They’re asking the question that we’re all asking… if you were starting from scratch, what would you do differently?
Let’s pause for a moment and think deeply about that question… as we all know, but perhaps don’t often put into words, this question is really at the core of what Graduation Initiative 2025 is all about…
What can we do if we take stock of our history, past success and best practices… but also take a second look at the self-placed restrictions and the we-always-do-it-this-way-isms that hold our faculty back, hold our advisors and support staff back, hold our administrators and deans back, and most importantly, hold our students and alumni back?
In a recent interview, Kaiser’s founding dean talked about what his school is going to do differently.
They’re focusing on the whole student… their background, circumstance and experience… what they’ve overcome and what they’ve done in and out of school…
They’re focusing on lifelong learning… teaching students how to acquire, assess and deploy new information as technologies, techniques and our own understanding of the world evolves…
They’re focusing on overcoming disparities in the community… wellness and health gaps…
And they’re using data analysis to identify these persistent gaps so that they can then develop the best ways to reverse these historic inequities…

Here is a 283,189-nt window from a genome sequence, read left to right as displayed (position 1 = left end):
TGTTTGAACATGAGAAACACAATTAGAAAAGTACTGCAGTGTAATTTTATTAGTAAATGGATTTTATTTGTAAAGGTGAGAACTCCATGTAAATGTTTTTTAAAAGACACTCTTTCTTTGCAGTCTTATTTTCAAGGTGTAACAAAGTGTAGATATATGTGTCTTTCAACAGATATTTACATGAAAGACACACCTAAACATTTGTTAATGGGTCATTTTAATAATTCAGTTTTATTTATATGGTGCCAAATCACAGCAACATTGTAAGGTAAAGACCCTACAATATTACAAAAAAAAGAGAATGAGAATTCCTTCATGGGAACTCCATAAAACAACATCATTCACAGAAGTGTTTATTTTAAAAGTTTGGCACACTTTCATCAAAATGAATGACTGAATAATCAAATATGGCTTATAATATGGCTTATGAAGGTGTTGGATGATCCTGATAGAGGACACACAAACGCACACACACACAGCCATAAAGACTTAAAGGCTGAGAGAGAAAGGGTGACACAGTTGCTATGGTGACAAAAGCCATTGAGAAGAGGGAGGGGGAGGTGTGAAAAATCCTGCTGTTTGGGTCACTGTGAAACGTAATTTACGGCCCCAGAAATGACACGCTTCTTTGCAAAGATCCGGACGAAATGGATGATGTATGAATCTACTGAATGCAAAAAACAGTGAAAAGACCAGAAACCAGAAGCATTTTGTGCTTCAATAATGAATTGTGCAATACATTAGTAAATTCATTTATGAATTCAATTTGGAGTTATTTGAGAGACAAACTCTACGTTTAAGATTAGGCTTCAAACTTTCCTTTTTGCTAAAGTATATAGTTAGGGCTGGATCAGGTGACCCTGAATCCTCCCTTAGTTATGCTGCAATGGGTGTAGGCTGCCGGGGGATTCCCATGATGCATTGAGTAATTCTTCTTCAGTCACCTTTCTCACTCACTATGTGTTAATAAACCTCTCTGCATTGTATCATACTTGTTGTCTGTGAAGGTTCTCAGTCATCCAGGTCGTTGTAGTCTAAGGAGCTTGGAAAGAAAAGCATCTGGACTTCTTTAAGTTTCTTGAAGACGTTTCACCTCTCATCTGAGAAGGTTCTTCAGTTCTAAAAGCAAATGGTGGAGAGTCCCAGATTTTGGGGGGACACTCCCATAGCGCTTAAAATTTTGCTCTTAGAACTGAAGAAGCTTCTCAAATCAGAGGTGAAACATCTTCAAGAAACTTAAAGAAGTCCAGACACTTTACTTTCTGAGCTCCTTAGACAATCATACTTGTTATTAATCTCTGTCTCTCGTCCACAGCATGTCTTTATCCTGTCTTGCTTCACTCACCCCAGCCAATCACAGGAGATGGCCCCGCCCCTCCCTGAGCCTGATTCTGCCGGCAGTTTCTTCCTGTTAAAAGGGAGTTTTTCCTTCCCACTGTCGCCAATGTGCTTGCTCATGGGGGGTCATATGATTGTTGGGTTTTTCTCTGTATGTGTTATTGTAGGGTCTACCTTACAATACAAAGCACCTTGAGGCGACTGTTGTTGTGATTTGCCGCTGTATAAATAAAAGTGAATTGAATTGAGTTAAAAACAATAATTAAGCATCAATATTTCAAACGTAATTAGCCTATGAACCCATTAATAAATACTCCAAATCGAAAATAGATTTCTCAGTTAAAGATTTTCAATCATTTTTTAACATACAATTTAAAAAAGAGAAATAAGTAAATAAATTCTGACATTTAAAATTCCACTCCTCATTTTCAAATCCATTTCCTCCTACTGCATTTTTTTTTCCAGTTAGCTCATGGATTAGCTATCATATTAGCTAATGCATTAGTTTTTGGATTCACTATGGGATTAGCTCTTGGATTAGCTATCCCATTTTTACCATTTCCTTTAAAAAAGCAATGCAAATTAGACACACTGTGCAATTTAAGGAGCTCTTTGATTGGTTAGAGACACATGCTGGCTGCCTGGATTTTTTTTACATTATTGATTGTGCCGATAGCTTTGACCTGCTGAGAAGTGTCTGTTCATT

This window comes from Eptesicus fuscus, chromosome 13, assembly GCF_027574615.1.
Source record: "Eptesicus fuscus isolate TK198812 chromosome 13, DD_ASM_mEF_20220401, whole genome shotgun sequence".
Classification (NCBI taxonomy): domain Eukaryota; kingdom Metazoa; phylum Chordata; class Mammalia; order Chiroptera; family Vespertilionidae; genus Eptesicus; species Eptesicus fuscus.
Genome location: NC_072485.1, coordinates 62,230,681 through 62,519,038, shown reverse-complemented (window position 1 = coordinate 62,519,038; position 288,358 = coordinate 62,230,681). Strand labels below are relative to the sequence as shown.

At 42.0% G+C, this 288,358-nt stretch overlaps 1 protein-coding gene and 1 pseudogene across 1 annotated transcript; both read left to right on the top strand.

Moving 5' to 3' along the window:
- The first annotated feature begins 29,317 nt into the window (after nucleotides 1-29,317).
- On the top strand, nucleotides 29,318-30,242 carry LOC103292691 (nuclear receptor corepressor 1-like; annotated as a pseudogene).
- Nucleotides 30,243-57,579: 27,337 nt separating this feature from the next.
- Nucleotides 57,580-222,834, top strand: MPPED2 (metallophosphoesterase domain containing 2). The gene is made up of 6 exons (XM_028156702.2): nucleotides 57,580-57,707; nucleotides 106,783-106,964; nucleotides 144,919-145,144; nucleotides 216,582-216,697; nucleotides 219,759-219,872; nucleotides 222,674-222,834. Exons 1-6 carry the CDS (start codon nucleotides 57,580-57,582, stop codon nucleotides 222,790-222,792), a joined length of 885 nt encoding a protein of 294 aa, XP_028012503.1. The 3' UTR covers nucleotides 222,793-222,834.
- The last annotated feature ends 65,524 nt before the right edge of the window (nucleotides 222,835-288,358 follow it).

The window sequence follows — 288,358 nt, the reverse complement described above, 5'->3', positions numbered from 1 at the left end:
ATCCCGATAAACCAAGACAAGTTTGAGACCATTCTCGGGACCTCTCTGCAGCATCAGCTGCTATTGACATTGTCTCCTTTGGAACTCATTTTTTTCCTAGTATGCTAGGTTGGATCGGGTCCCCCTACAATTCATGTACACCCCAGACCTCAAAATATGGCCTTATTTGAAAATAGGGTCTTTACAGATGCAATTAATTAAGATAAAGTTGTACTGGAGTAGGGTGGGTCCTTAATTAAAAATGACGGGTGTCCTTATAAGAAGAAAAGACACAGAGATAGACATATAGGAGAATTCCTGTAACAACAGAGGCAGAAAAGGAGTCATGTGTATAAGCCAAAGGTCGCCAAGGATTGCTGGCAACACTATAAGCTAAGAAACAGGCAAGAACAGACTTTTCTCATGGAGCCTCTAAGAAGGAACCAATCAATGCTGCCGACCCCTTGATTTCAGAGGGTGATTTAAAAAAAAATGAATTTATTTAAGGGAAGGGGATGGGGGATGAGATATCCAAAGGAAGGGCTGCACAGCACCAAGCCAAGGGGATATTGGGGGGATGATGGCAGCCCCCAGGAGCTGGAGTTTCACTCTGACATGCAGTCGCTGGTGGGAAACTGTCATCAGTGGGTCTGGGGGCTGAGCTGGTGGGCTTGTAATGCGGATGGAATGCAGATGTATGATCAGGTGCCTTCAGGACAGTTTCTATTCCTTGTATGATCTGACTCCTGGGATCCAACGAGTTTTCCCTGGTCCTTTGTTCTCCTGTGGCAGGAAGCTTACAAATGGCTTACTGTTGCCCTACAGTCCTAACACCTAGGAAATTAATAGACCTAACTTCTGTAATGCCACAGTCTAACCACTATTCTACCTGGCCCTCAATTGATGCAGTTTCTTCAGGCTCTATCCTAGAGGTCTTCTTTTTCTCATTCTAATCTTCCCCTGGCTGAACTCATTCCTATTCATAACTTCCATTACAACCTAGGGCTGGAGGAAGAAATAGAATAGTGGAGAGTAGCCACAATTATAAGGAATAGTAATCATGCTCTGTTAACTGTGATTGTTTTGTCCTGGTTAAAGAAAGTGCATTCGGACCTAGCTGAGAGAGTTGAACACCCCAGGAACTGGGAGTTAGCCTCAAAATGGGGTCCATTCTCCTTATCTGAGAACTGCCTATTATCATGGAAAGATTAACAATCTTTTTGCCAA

That’s Kaiser… a national leader in healthcare. And it sure does sound a lot like what we’re working on in the CSU and across our 23 campuses, right?
Kaiser’s cohort will be around 300 students when fully enrolled… and without a doubt, those 300 additional physicians… many who will choose to live and work here in California… will be transformative for them as a system and for the public good.
So let’s compare those numbers with what James just announced…
Because of the incredible work of you and your colleagues… coupled with the determination of our students and alumni… an additional 7,000 baccalaureate students earned their degrees from the CSU last year… and that we’re rapidly approaching 100,000 baccalaureate degrees earned per year.
7,000 additional baccalaureate degrees.
7,000 additional CSU alumni.
That’s 7,000 additional families in California with now even greater earning potential… and that’s 7,000 families where a college degree is now part of a tradition… either new or carried forward.